Joseph Rucker: "Chili Peppers: Heat and History" Synopsis: Chile peppers are one of the most notable gifts of the New World to the Old. The global spread of chile peppers altered world cuisine, giving us everything from moles to masalas. Just as important, the "heat" of chile peppers provides a window for understanding the sensations of pain and temperature. In this spicy illustrated talk, biochemist Joseph Rucker will share his personal interest in the history and science of chile peppers.
Joseph Rucker is Director of research and development at Integral Molecular Inc., a biotech company located in the University City Science Center. Rucker conceived the idea to use retroviral pseudotypes as biochemical tools and was the first to use them in biosensor analyses.
In a serendipitous discovery while working with scientists from the Monell Center, Rucker discovered a compound called probenecid that inhibits bitterness by acting directly on a subset of bitter taste receptors. In vitro studies revealed that probenecid does not physically block interaction of bitter molecules with the receptor's primary binding site. Rather, it appears to bind elsewhere on the receptor to modulate the receptor's ability to interact with the bitter molecule. "Probenecid's mechanism of action makes it a useful tool for understanding how bitter receptors function," said Rucker. "This knowledge will help us develop more potent bitter taste inhibitors."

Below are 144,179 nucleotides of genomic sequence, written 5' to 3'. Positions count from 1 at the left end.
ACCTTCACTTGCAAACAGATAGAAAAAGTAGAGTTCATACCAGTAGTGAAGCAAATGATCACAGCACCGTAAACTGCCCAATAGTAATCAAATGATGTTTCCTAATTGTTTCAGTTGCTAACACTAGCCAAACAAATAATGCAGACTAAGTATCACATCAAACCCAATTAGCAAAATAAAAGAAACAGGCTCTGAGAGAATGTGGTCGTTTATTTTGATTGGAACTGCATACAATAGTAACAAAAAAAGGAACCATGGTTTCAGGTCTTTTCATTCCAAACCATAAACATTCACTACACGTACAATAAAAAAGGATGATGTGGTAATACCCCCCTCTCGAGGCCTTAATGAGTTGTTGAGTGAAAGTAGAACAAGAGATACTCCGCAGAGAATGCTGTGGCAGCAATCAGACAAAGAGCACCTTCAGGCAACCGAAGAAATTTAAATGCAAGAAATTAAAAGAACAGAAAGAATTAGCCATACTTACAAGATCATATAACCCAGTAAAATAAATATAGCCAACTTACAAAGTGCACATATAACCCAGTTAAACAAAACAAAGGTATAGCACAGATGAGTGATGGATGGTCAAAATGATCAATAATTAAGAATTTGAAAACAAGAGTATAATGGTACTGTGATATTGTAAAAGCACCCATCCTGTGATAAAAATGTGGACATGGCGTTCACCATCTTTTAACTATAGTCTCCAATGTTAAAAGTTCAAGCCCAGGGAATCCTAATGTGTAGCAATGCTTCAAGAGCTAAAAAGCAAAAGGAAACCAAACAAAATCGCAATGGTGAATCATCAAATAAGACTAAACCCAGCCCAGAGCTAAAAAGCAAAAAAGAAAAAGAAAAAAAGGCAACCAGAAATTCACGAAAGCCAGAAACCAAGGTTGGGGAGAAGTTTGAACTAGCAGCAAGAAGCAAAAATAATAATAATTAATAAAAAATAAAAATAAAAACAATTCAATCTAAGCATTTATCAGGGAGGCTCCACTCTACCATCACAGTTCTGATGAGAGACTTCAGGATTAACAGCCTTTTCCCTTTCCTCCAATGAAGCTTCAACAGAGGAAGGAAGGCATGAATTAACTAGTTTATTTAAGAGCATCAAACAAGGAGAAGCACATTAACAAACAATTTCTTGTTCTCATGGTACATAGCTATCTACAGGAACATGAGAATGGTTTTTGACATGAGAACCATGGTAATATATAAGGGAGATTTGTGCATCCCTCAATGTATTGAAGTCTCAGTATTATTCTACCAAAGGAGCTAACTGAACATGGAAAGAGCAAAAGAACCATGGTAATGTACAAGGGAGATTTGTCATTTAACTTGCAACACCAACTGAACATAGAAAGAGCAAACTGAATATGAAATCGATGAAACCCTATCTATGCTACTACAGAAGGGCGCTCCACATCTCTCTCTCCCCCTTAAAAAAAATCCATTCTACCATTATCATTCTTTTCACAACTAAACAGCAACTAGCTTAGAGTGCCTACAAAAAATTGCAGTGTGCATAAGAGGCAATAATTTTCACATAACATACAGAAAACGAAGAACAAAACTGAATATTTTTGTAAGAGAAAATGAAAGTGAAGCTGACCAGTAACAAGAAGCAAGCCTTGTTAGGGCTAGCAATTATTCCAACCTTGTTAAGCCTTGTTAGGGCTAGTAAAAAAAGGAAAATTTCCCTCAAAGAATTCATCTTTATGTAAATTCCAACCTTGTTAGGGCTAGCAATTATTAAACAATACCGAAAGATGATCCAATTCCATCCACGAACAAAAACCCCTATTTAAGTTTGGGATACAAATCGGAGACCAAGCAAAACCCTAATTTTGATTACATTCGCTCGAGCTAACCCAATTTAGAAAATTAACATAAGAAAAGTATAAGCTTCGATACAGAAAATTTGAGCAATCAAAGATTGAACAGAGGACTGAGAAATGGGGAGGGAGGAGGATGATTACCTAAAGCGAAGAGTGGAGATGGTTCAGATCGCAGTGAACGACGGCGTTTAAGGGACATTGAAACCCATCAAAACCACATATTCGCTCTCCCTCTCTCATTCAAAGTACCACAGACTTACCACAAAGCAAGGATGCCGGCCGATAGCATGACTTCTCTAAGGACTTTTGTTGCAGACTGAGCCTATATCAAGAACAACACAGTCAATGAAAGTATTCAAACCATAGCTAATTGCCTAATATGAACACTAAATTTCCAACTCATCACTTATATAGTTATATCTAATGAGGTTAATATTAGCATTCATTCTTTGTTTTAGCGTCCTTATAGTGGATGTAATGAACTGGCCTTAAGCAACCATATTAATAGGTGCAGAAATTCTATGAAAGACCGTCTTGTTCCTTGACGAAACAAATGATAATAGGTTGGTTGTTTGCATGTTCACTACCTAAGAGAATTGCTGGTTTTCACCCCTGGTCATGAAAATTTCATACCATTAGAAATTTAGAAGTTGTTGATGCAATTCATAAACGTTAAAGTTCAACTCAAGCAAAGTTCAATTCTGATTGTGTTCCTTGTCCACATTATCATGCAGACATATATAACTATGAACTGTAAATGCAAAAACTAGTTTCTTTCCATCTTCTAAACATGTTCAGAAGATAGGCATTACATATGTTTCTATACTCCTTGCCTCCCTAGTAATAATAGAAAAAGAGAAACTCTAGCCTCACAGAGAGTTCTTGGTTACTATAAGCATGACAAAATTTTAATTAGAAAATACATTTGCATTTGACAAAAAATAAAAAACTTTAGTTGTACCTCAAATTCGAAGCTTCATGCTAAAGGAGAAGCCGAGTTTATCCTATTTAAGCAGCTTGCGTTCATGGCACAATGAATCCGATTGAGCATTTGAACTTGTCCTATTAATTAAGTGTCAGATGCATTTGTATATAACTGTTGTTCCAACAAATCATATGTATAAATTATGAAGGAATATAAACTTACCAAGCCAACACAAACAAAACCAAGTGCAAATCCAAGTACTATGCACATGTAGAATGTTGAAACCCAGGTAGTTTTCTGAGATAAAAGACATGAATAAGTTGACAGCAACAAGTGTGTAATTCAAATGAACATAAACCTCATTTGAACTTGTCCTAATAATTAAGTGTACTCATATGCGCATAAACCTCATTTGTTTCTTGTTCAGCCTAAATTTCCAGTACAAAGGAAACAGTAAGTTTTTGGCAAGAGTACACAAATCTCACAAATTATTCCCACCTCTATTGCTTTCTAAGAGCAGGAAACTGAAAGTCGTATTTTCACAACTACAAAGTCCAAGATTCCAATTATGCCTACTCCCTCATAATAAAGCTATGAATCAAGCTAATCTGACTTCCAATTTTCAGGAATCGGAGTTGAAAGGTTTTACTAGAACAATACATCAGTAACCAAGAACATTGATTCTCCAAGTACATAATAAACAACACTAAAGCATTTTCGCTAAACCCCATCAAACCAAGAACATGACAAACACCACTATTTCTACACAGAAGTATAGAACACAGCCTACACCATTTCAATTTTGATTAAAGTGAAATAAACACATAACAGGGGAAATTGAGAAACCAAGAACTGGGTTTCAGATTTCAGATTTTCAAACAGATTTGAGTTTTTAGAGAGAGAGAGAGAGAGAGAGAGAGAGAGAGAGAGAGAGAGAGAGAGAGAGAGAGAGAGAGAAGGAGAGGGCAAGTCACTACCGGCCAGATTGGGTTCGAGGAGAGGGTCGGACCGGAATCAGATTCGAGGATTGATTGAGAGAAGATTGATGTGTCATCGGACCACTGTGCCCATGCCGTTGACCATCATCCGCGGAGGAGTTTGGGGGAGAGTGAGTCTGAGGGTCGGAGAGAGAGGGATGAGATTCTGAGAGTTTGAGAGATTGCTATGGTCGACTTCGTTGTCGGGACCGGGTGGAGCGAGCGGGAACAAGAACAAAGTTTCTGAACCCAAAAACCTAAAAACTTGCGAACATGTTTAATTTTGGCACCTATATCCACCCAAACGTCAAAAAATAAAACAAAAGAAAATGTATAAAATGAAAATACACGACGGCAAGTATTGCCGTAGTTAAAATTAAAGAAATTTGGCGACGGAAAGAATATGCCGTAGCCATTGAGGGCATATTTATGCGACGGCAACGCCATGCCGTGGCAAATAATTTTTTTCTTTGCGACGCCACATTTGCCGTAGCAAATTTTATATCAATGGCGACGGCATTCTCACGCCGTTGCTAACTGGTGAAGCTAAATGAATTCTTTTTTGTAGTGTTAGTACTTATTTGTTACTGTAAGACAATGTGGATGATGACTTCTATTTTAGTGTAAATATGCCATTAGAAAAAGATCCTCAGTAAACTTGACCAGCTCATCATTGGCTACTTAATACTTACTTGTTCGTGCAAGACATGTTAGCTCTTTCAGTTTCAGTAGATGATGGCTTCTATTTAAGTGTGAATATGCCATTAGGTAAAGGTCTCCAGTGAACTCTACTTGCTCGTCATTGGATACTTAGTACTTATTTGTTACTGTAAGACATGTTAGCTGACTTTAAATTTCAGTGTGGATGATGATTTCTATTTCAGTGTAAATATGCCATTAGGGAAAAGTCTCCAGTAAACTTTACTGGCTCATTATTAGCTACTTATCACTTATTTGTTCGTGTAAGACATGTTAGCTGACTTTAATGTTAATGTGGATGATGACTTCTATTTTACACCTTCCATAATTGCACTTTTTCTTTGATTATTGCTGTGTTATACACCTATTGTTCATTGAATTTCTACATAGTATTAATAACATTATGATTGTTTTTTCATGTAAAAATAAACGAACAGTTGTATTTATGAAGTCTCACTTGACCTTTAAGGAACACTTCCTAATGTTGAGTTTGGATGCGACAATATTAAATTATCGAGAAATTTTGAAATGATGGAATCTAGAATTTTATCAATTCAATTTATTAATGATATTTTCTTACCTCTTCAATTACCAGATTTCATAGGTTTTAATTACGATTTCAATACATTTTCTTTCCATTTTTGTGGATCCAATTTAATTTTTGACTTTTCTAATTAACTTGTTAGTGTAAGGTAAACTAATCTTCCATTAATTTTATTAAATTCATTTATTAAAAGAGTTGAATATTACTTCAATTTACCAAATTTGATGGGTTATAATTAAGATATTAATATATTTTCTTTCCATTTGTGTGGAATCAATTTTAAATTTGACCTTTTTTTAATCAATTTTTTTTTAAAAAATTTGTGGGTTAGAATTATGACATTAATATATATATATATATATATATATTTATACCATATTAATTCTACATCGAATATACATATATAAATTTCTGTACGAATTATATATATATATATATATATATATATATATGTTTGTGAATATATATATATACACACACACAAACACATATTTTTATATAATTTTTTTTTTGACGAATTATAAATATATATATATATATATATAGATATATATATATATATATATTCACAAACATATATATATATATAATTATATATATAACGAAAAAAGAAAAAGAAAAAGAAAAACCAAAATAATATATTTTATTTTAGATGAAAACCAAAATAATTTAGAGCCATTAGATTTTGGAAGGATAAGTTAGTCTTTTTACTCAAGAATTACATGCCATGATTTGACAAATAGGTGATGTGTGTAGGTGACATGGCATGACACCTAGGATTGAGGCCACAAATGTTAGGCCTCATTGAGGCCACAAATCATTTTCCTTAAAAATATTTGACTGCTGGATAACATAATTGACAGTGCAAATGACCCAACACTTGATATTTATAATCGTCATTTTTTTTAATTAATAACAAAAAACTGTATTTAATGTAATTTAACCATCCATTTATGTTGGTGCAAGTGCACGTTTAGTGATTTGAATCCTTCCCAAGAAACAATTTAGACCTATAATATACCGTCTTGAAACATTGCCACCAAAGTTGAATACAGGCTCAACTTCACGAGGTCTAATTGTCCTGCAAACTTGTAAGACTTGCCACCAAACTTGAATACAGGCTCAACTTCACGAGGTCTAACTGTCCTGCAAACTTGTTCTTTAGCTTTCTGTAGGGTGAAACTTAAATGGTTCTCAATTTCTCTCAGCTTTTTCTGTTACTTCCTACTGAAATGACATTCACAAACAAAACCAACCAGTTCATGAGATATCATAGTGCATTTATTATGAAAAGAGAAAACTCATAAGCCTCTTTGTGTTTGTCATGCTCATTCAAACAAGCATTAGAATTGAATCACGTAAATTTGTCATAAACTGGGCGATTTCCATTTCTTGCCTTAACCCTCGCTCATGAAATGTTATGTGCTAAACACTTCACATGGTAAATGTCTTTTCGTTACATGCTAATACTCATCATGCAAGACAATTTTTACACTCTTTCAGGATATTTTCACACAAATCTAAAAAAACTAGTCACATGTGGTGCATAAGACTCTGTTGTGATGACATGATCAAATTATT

One of Rucker's hobbies is the study of carnivorous plants.
The luncheon is at 12:00 noon on Monday, April 23, 2012 in the
Lenape Room of the University Club. Cost and
University Club details.